Project Details


Salmonid fish is an important natural resource in Scandinavia. Anadromous salmon and brown trout are important natural resources for recreation and fishing and are a part of our cultural heritage. Human activities however, have impaired the natural production of salmonids considerably. Large numbers of hatchery salmonids are therefore released, to compensate losses in natural production caused by hydroelectric power exploitation and other environmental impact. However, conventionally reared hatchery fish have difficulties adapting to natural conditions and therefore perform poorly after release.

New research shows that modifications of the conventional hatchery environment can have positive effects on the development of hatchery reared fish, but their long-term effects on performance in nature are poorly known. Previous research in this area has been too scattered and limited by insufficient infrastructure to conduct large scale experiments over the full life cycle. SMOLTPRO integrated the competence and resources in this field of research using a multidisciplinary approach. We evaluated the effects of modified rearing methods on smolt migration and survival, and its socioeconomic value.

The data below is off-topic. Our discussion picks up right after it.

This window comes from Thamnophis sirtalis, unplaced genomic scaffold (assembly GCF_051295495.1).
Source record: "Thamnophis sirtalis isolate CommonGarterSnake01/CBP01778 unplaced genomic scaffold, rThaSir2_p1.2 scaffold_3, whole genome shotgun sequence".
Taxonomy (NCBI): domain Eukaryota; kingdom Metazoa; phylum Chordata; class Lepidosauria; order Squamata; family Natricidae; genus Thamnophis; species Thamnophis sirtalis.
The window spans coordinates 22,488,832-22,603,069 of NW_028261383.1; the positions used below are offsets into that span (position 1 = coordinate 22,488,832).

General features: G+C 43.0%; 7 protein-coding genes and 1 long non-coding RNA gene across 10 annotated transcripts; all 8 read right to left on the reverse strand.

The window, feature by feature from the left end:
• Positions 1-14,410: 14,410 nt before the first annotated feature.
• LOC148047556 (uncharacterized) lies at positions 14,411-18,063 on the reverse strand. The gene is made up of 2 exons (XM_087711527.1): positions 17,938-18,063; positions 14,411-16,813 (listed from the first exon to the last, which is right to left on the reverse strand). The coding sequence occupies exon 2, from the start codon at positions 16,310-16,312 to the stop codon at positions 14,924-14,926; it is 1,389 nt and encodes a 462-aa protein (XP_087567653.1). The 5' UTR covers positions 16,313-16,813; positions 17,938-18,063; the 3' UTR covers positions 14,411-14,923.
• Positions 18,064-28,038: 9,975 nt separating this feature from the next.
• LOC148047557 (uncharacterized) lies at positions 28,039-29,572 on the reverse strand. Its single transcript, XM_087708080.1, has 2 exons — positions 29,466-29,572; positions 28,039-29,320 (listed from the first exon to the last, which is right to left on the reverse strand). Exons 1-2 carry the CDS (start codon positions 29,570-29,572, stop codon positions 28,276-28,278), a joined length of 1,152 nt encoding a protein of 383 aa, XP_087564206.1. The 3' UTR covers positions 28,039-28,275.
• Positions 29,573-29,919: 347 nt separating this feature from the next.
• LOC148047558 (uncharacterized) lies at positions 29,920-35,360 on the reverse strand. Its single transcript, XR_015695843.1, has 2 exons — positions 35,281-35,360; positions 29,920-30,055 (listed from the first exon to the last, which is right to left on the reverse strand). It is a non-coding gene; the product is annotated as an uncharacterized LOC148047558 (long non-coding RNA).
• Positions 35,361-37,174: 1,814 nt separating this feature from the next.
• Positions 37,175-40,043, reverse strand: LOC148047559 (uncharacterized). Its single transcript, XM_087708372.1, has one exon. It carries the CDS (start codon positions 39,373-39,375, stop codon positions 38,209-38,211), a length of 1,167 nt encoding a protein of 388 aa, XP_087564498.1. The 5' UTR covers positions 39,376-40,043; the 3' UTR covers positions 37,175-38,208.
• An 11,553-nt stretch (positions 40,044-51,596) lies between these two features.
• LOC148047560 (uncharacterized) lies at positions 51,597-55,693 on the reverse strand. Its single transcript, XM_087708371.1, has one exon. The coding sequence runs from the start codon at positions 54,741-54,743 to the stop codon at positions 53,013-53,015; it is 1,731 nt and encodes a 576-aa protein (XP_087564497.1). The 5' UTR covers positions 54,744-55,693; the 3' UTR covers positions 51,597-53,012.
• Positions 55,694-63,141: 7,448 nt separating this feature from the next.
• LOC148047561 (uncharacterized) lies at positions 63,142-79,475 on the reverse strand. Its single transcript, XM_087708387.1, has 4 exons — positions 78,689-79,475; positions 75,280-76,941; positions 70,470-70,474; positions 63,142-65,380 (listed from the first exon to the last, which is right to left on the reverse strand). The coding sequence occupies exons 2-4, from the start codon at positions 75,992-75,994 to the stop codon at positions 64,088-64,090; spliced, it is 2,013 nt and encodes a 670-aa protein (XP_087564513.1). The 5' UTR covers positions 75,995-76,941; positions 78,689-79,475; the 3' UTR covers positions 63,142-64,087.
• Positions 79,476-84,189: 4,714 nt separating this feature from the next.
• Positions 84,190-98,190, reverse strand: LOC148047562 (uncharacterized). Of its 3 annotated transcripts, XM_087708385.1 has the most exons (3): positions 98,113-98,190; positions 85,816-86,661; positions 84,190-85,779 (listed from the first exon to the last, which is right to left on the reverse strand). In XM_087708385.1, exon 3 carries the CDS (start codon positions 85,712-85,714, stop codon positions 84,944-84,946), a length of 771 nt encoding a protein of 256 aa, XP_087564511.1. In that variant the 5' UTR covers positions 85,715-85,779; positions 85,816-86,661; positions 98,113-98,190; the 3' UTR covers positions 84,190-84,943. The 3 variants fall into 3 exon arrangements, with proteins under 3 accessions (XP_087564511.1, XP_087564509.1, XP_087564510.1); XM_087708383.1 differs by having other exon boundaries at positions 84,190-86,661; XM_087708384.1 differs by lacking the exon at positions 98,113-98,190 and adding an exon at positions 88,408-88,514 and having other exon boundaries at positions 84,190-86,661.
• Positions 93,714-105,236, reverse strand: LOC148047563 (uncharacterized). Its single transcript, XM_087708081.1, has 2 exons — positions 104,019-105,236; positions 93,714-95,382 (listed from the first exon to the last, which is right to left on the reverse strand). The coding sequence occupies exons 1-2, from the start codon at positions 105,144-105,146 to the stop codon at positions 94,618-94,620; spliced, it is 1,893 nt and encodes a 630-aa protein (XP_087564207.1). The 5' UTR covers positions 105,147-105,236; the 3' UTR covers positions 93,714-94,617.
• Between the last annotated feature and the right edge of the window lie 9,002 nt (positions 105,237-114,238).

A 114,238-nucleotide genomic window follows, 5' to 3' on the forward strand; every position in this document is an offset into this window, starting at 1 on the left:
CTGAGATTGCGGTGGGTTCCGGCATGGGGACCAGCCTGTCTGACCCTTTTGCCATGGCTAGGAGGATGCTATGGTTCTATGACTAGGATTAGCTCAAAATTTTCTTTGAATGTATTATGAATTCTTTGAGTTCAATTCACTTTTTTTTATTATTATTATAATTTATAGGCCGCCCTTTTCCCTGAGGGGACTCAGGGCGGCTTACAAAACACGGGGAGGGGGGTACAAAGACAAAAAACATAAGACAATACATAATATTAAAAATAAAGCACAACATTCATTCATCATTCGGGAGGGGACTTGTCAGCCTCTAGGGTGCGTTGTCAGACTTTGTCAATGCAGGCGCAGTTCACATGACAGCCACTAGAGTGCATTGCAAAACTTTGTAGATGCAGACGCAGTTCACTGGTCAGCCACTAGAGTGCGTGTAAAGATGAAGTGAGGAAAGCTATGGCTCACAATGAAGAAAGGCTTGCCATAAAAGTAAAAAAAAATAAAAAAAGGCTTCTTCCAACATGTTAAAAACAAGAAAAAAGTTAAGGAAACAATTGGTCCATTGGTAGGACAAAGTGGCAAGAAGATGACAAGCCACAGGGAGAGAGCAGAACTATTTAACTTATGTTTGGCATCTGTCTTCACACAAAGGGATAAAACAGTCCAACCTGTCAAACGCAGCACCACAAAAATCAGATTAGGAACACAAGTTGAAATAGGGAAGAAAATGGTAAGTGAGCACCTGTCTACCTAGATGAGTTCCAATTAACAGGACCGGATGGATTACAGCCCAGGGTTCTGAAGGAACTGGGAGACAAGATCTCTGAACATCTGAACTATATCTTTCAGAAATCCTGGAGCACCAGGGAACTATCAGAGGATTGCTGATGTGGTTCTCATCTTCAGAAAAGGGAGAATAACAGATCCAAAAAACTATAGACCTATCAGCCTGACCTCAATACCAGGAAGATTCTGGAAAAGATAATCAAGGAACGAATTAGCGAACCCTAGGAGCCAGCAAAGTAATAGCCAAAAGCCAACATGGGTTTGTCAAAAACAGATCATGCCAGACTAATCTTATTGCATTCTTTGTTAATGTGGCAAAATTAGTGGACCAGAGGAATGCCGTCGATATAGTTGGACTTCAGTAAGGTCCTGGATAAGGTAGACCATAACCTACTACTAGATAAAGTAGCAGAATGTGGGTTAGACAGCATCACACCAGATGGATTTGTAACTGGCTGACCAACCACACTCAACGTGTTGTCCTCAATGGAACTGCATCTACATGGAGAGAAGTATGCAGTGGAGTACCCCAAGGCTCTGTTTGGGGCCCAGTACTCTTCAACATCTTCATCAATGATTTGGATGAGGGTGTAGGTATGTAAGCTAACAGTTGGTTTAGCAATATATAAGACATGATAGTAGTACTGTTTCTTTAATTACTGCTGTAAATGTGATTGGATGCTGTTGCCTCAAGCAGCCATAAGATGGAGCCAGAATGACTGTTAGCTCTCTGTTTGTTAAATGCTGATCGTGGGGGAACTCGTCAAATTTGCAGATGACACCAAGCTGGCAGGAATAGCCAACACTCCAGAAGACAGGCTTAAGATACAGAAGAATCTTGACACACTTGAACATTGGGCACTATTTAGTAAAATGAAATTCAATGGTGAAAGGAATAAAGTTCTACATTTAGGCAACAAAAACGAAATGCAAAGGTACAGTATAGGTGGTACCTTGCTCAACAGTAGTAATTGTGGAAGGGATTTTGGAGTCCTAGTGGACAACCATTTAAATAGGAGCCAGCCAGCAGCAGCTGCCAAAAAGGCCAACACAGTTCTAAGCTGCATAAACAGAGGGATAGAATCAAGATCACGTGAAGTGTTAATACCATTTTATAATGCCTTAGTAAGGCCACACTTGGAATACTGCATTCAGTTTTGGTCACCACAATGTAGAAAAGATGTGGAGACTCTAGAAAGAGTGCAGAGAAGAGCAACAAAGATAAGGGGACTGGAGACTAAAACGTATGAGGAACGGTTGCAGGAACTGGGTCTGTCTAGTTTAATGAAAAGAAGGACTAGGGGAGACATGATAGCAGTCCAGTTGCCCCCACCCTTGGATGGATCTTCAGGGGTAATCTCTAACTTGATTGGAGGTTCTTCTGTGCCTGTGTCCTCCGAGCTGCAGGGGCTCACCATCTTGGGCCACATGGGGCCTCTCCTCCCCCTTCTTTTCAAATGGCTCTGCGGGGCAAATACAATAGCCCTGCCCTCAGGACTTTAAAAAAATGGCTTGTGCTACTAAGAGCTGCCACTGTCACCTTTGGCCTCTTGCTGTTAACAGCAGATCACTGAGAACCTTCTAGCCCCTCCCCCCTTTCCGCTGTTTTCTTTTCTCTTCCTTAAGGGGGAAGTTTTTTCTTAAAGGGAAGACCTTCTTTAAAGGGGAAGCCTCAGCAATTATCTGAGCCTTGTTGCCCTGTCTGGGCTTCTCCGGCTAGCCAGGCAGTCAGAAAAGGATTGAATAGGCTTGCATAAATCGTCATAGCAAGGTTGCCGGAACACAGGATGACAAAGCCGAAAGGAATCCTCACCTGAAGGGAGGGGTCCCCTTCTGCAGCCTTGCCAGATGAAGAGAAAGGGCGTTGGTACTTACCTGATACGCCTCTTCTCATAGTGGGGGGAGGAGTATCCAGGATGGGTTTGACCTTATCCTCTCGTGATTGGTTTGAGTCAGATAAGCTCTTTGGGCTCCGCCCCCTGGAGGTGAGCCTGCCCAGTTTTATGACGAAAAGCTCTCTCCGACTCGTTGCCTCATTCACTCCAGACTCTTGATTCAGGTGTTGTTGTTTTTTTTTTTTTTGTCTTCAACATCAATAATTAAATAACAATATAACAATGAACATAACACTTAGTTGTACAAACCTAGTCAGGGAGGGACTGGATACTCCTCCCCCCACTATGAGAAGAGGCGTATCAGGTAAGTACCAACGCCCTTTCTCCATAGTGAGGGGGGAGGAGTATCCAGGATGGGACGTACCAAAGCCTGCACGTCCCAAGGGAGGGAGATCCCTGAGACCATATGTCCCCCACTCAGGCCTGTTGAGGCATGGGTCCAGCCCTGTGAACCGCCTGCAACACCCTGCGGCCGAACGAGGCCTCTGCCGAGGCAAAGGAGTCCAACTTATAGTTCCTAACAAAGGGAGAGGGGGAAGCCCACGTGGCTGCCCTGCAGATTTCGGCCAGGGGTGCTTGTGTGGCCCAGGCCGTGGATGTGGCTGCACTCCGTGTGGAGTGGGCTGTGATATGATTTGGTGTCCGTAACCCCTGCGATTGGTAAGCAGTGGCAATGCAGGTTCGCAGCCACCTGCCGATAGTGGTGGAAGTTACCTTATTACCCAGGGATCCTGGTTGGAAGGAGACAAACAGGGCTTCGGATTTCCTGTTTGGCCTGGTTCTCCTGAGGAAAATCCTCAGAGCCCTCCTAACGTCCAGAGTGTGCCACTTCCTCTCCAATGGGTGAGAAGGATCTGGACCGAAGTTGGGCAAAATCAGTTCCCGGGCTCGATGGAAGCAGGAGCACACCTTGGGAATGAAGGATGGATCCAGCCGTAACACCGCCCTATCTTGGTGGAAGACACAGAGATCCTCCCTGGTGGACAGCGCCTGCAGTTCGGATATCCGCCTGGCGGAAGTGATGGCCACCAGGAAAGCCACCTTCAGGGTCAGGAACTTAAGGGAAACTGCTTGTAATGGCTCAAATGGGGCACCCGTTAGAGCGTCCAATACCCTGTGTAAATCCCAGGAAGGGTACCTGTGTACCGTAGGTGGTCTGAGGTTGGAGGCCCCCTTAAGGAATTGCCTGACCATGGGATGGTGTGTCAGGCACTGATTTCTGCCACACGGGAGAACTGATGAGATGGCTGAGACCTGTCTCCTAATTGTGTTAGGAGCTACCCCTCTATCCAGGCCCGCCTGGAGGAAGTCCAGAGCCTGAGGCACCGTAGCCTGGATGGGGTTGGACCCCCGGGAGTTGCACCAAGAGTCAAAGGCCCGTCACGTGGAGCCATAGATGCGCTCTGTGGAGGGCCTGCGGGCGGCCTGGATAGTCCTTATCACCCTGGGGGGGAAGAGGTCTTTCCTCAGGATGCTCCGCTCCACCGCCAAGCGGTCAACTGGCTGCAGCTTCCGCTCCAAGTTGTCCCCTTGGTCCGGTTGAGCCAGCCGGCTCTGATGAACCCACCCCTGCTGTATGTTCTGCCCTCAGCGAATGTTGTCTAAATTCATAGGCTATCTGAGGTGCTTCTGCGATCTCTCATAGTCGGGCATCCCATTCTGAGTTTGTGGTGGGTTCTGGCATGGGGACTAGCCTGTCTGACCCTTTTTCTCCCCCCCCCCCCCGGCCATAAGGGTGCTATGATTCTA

Experiments were conducted in a series of full-scale model systems to evaluate the generality of effects across the climate zones in the Baltic Sea, Kattegat and the North Sea. Following a dialogue with relevant stakeholders, the results will have been used to produce new guidelines for sustainable smolt production.

The project was coordinated by University of Gothenburg, Sweden and funded by the Swedish Research Council FORMAS.

Research area: Freshwater Fisheries and Ecology
Effective start/end date01/01/201031/12/2014

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